The Role of the Pharmacist in Patient Safety
Today is being observed all over the world as World Patient Safety Day. The Seventy-second World Health Assembly adopted Resolution WHA 72.6 ‘Global action on patient safety’ on 25 May 2019. The resolution recognizes patient safety as a global health priority and endorsed the establishment of World Patient Safety Day, to be observed annually on 17 September. The theme for the 2020 World Patient Safety Day is Health Worker Safety: A Priority for Patient Safety
The Objectives of World Safety Day 2020 include:
- Raise global awareness about the importance of health worker safety and its interlinkages with patient safety
- Engage multiple stakeholders and adopt multimodal strategies to improve the safety of health workers and patients
- Implement urgent and sustainable actions by all stakeholders which recognize and invest in the safety of health workers, as a priority for patient safety
- Provide due recognition of health workers dedication and hard work, particularly amid the current fight against COVID-19
The World Health Organization (WHO) is proposing a call to action Speak up for health worker safety which requests urgent and sustainable actions by all stakeholders to recognize and invest in the safety of health workers, as a priority for patient safety, and urging people to show their commitment to make healthcare safer for everyone.
The COVID-19 pandemic has highlighted the huge challenges that healthcare workers are currently facing globally. In Nigeria, over 1,000 healthcare workers have been infected to date with COVID-19, with over 20 medical doctors dead, at least two pharmacists and countless number of nurses. Working in stressful environments exacerbates safety risks for health care workers, including being infected and contributing to outbreaks in the healthcare facility, having limited access or adherence to personal protective equipment and other infection prevention and control measures, and inducing errors which can potentially harm patients and healthcare workers. In many countries, healthcare workers are facing increased risks of infections, violence, accidents, stigma, illness and death. Additionally, working in stressful environment increases risks to the physical and mental health and safety of health workers making them more prone to errors which might lead to patient harm.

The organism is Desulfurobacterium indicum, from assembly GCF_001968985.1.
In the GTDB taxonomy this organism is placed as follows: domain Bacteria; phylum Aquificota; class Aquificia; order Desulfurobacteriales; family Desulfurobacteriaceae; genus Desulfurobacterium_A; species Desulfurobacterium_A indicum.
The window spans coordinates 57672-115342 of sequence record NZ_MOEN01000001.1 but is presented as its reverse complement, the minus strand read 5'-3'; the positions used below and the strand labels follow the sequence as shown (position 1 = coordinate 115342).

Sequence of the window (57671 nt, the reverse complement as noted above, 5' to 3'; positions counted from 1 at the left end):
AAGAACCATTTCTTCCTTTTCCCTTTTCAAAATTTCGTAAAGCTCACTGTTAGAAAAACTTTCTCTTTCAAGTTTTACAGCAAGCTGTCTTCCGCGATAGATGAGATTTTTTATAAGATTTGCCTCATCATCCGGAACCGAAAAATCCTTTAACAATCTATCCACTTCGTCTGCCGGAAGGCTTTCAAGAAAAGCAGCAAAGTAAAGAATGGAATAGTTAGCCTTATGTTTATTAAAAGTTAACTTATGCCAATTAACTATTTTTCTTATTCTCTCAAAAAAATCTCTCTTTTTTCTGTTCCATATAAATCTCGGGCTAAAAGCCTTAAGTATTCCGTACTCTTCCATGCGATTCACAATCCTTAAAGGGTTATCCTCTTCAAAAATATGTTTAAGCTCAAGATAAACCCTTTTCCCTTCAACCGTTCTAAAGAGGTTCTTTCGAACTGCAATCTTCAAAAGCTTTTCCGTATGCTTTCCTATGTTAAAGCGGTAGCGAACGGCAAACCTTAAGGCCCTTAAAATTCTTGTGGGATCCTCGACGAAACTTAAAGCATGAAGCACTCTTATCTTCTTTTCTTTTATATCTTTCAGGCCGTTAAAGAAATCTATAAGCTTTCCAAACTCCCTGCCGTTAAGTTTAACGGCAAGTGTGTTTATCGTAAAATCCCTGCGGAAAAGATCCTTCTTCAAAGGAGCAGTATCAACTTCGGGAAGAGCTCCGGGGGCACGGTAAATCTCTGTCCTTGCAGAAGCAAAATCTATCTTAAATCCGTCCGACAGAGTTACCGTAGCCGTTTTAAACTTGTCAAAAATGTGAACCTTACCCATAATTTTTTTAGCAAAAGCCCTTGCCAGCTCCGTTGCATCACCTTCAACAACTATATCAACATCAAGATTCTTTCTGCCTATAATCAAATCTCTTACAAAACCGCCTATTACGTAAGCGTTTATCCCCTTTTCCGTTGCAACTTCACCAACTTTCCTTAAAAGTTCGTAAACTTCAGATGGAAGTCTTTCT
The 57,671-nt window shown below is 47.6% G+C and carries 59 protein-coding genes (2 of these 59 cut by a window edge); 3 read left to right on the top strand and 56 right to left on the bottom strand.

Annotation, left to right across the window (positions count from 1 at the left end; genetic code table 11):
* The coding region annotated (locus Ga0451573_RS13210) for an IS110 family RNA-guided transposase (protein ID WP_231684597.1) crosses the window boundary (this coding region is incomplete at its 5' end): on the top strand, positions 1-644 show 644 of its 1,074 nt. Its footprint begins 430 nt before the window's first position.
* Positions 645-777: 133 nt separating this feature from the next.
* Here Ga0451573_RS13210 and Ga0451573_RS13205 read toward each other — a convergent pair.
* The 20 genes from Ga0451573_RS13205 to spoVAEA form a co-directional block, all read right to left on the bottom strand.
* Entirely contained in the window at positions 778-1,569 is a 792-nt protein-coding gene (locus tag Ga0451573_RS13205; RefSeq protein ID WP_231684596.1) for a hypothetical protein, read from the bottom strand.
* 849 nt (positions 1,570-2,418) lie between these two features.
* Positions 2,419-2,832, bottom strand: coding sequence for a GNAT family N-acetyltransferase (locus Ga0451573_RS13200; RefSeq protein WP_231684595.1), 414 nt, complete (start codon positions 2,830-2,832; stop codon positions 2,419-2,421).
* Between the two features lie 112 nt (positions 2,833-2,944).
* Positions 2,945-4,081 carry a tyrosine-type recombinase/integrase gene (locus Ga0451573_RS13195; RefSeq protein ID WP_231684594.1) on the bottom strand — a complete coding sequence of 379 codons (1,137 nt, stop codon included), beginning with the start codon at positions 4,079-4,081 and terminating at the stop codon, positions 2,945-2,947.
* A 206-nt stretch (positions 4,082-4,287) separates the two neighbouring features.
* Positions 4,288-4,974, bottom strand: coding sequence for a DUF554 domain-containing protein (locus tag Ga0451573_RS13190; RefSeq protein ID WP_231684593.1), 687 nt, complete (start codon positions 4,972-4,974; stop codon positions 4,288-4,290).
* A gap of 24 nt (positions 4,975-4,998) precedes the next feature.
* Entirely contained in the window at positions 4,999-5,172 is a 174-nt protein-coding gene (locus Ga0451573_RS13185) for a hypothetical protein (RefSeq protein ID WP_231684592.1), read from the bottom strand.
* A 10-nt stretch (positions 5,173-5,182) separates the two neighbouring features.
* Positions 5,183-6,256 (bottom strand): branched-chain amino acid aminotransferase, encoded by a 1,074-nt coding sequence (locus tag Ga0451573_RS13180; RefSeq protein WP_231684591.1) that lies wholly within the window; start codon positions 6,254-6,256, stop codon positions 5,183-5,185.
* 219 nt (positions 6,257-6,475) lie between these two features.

Pharmacists and Patient Safety
Clinical pharmacy is a health science discipline in which pharmacists provide patient care that optimizes medication therapy and promotes health, wellness and disease prevention. Hospital pharmacy is a specialization of this field where pharmacists collaborate with doctors in aiding drug therapy. Pharmacists play a key role in reducing adverse drug events and improving patient safety during transitions in healthcare. Pharmacists are one of the most accessible healthcare providers, and are the best trained to help patients use their medication.
Hospital pharmacists as clinical pharmacists are competent clinicians, excellent communicators, knowledge managers, health educators, leaders and problem solvers. They are also multi taskers, learners, researchers and innovators. The overarching goal of hospital pharmacists is to optimize patient outcomes through the judicious, safe, efficacious, appropriate and cost-effective use of medicines. All prescriptions should be reviewed, interpreted, and validated by a hospital pharmacist prior to the medicine being dispensed and administered. They also offer pharmaceutical care to patients and monitor patients use of medicines to assure patient safety, appropriate medicine use and optimal outcomes. They ensure that all patients are educated on the appropriate use of their medicines and provide orientation and education to nurses, physicians, and other hospital staff regarding best practices for medicines use.
Hospital pharmacists engage in research into new methods and systems to improve the use of medicines and are involved in all patient care areas to prospectively influence collaborative therapeutic decision-making. They are meant to be an integral part of all patient
rounds to assist with therapeutic decision-making and advise on clinical pharmacy and patient safety issues. They equally provide continuity of care and ensure that proper storage conditions are provided for all medicines used in hospitals. Hospital pharmacists are responsible for determining which medicines are included in ward stock and for standardizing the storage and handling of ward medicines in order to guarantee the quality of medicines.